Another truth is that God’s abundance is full and overflowing.  The fact that water became wine is amazing, but more so that it became very good wine, in fact, the best wine served.  God’s love and care for us is not only more that enough, but it is also full, rich and deep.  God’s abundant love keeps flowing into our lives, most especially at times when we feel most in need of being loved and cared for, when we feel watery and thin.  However, we have to be willing to taste that rich fullness of God’s love, to understand that a watered down love is not what God offers.  We have to be willing to read the signs in our own lives that point to God’s presence and love for us.

In this Epiphany Season, the Season of Light and Miracles, we should ask ourselves,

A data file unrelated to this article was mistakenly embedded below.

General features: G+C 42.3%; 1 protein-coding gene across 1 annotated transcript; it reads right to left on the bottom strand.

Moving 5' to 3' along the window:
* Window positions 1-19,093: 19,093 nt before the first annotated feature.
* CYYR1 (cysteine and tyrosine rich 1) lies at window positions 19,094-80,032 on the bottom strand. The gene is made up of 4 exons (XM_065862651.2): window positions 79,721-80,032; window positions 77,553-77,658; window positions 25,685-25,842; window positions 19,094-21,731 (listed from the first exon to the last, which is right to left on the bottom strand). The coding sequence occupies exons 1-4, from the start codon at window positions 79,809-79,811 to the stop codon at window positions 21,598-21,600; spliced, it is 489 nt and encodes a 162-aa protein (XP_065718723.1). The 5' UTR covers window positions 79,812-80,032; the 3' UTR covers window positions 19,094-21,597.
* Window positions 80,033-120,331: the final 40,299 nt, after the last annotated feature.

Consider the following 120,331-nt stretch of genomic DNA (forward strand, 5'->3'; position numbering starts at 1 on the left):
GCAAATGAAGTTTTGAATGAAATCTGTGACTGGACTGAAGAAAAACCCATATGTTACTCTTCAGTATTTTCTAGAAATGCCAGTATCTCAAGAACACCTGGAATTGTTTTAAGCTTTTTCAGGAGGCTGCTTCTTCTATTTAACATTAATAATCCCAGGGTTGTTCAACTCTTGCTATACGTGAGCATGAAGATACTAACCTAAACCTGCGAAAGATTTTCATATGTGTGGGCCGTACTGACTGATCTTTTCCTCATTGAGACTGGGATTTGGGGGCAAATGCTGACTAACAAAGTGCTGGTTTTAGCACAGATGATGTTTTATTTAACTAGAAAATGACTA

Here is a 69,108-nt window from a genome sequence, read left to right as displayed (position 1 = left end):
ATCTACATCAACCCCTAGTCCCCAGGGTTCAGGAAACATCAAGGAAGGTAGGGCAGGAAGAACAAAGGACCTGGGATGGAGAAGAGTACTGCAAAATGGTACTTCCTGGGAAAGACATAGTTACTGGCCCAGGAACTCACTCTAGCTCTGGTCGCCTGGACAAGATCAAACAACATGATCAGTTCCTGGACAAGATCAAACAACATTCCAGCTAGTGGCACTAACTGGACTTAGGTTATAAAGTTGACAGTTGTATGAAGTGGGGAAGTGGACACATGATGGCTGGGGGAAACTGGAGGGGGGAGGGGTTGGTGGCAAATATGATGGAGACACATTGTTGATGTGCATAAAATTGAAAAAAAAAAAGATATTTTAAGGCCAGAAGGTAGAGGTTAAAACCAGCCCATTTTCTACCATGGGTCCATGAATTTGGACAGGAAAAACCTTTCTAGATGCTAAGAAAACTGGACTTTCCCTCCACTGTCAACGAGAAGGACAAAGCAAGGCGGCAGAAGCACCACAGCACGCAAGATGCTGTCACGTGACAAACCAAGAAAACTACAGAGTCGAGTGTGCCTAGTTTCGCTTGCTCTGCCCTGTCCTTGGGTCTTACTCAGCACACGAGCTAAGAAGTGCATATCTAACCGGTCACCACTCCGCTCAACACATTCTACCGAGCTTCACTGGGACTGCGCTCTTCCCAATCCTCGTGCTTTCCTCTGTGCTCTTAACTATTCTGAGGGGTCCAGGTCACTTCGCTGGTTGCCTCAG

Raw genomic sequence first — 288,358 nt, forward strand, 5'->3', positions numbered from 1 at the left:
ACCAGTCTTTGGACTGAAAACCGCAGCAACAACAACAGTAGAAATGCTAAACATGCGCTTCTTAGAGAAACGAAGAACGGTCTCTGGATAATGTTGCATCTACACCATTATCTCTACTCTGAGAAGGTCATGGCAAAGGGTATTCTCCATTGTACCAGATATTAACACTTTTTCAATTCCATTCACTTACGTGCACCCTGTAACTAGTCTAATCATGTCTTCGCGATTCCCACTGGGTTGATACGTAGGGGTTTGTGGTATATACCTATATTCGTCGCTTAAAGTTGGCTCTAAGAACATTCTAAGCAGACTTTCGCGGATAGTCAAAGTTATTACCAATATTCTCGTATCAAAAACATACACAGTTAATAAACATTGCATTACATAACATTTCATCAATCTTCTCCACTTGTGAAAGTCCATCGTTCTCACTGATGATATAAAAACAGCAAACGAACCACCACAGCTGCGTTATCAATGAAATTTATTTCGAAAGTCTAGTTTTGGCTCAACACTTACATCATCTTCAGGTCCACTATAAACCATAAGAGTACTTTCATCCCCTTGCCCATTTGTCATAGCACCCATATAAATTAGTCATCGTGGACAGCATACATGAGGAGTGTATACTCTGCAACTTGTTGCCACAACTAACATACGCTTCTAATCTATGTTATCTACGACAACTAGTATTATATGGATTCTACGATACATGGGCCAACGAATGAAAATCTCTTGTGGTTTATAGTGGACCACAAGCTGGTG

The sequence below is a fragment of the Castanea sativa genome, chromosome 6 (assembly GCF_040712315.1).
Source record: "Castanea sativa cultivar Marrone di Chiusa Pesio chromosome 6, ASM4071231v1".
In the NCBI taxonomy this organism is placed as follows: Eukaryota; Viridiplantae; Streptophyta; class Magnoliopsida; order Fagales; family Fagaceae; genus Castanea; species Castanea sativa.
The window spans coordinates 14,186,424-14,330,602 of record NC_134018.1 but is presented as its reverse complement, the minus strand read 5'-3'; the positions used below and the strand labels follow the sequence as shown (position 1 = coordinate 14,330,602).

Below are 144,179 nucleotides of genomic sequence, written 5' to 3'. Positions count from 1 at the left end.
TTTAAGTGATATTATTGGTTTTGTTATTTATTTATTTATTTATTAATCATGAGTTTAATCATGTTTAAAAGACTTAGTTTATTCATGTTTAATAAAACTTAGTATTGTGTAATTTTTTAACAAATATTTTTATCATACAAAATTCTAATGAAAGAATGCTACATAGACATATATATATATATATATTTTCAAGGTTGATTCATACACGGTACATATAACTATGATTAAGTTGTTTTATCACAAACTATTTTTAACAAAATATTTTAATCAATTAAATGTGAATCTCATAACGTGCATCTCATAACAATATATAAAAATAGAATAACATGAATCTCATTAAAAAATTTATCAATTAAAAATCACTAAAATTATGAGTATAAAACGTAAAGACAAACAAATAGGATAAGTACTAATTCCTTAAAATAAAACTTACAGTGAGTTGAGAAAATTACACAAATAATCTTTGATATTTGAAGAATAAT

1. How is the Light of Christ’s love shining in my life?
  2. Where do I try to hide from the Light of Christ and refuse to see the signs of God’s love in my life?
  3. Do I feel joy and peace in my life because I know, no matter what, God is present and that I belong to God?
  4. When I come to my church, do I see the signs of God’s love here, in large and small ways?
  5. How can I learn to see the signs more clearly?
  6. What can I do to strengthen my faith and share Christ’s love in my home, my neighborhood, my workplace, my church and in the world?

These are all Epiphany questions and a good place to start in the new year of 2010.

It is my joy to be with you in these next weeks of Epiphany, and I hope to ask these questions of myself, and to encourage and help you to ask yourselves these questions, to build a deeper relationship with God.  With the Father who created and claimed you for his own, with Jesus Christ, The Light of God’s love, who redeemed you and brings you close to the Father, and with the Holy Spirit who guides, strengthens and empowers your life in God.  AMEN.